I didn't know what to make of the deer. I imagine it had run from humans one too many times. Run from the food and the best footing and the last of the sunshine. Run back into the trees, and the shadows, and the low branches waiting to trip it, and the bushes already picked clean.

Probably decided to hell with it. Yes, that's it. To hell with it. You push anything hard enough, even a small deer, and they'll think to themselves, to hell with it.


Nostalgia: Reversed

Nostalgia doesn't fit a reverse chronological format, so I'll refrain from indulging in sweet stories of pig-tailed cherubs wearing gingham, skipping about in the late afternoon sun. I did enjoy my trip to my hometown after these many years, but it didn't seem all that much different than the towns I visited in Missouri, or Vermont, or Arizona, or any other of the states in which I've lived. My mom enjoyed the photos I brought back, though, so that's a goodness.

Kettle Falls hasn't changed much. Any new development tends to be along the highway rather than through main street. The only change was the addition of a median with trees down the street. Oh, and to shame big city libraries, this little town's tiny little library offers free wireless.


The old grocery store was still standing but, like most of the businesses, closed. I spent many a penny on candy in that store during its time. When I was about a year old, my mother had gone into the store leaving my brother and me in the car outside. My brother released the brake on the car and managed to hit another car before we stopped.

Hodgkiss Grocery Store

The old Assembly of God church I attended is now painted a bright blue and is a union hall; I imagine the union workers are timber company employees. Timber is still the big trade item in the area, though the old saw mills are gone and the new ones burn 'cleaner'. Not so clean, though; I saw too many dead fir trees, most likely killed by acid rain.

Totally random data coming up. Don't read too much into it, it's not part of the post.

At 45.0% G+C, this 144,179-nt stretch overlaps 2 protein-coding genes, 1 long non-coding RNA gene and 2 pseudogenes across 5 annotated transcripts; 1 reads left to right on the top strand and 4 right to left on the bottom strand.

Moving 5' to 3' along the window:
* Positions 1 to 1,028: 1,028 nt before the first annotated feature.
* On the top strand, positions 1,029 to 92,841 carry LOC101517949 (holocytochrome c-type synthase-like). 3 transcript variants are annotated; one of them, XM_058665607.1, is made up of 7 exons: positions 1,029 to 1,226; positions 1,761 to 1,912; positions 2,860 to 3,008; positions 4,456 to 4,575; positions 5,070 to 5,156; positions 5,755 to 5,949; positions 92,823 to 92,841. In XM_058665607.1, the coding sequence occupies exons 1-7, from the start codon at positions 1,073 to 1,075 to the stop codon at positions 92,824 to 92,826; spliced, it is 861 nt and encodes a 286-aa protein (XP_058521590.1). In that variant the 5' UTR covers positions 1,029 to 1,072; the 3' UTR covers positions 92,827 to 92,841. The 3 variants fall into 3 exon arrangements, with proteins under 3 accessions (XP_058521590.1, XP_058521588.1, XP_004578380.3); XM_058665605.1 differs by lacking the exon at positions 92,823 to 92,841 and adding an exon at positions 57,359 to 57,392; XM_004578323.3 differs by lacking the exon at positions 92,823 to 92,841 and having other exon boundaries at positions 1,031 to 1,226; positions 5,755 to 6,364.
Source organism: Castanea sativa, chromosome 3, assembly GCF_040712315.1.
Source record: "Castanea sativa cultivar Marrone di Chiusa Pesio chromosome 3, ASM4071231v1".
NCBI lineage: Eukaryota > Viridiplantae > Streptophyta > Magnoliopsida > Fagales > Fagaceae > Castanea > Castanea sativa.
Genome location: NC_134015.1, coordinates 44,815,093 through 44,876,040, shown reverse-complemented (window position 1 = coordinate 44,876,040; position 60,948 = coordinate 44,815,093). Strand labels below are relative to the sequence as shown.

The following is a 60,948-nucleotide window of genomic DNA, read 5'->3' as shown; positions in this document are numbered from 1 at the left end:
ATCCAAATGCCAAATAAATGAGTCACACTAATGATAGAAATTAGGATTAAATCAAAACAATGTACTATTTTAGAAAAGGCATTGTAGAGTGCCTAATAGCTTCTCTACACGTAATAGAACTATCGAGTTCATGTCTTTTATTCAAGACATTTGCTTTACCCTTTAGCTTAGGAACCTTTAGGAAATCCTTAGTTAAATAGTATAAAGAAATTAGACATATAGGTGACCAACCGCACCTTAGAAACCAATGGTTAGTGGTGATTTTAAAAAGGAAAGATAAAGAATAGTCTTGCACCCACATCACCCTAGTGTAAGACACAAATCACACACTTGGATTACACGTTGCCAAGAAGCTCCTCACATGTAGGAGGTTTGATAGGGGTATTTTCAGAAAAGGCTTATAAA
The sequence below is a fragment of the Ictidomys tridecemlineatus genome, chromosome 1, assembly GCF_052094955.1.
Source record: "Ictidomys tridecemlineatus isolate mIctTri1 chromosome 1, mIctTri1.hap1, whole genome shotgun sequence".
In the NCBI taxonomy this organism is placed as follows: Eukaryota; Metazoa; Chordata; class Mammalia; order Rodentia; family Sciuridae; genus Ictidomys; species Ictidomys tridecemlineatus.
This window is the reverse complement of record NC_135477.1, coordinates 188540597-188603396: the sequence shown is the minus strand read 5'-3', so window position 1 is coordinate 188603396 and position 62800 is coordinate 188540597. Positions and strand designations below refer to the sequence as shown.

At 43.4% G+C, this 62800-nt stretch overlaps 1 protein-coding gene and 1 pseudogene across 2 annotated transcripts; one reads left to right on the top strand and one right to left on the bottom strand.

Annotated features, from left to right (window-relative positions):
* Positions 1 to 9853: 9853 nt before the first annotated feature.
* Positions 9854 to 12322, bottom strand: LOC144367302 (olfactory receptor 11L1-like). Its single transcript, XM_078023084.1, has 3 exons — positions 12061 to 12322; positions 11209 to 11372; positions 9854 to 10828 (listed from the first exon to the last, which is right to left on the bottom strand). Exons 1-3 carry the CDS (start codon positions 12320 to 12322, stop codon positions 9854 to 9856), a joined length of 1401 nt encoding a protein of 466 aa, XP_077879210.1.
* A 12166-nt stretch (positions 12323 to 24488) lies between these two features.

When I lived in town, I and a friend used to climb Gold Hill, which formed one side of the main bypass highway. In my mind, I remembered it as steep and rather expected it to be less rather than more. However, my childhood memories do not lead me false–it is a steep hill, and a tough climb. Yesterday, I could barely climb the road much less the hill.


And Ralph's is still Ralph's. Every town has a Ralph's, and while Ralph's lives, the town still exists. If you grew up in a town like my hometown, you know what I mean.


In the country outside of town, the road to my old house hasn't changed much. A few more homes, but the area is part of the Colville National Forest system, which has kept growth down. I stopped at the old bridge crossing the Colville river as it made it's way to the Roosevelt. This is about two miles from my old home, and hasn't changed even a little in 40 years.


I followed the old dirt road below our old house, where I spent most of my time growing up. How odd to see the land more wild than when I was a kid. Along the sandy shore next to the Roosevelt lake, I noted footprints: skunk, deer, and dog. It was the dog that sent me back to my car: dog prints without a matching human are never a good sign.



I almost passed the house I lived in until I was nine. My old science teacher bought it from us, and his widow still lives there. Sometime in the last few decades, they moved the driveway from the right side of the house to the left, took out the fruit trees, and cleared the forest behind the garage. It's the same garage I almost burned down when I played with matches as a kid. I'd post a photo, but it's a garage and posting a photo of a garage exceeds acceptable sentimentality. So I'll just post a photo of the house, instead.


There was an nice looking, sightly older man mowing the lawn when I pulled up, and I asked him if I could take photos of the house, as I used to live there once. I identified myself and he offered to get his mom, but I didn't want to disturb her. When he said 'mother', I asked him if he was my brother's friend Mike, astonished to see the mature man where last I'd seen a teenager. He was visiting from his home in Hawaii, of all places. He was one of the many Mikes that were all of an age (it was an uncommonly popular name). Odd thing is, all the Mikes that moved away, lived, all the Mikes that stayed, died before 25.

I missed getting a picture of the sign leading into the town– Kettle Falls: 1255 friendly people and one grouch. Oh, in case you're wondering, yes, I'm sure I'm related to the grouch.

It was interesting seeing the place, but I felt no connection with the area. As they say, you can't go home again.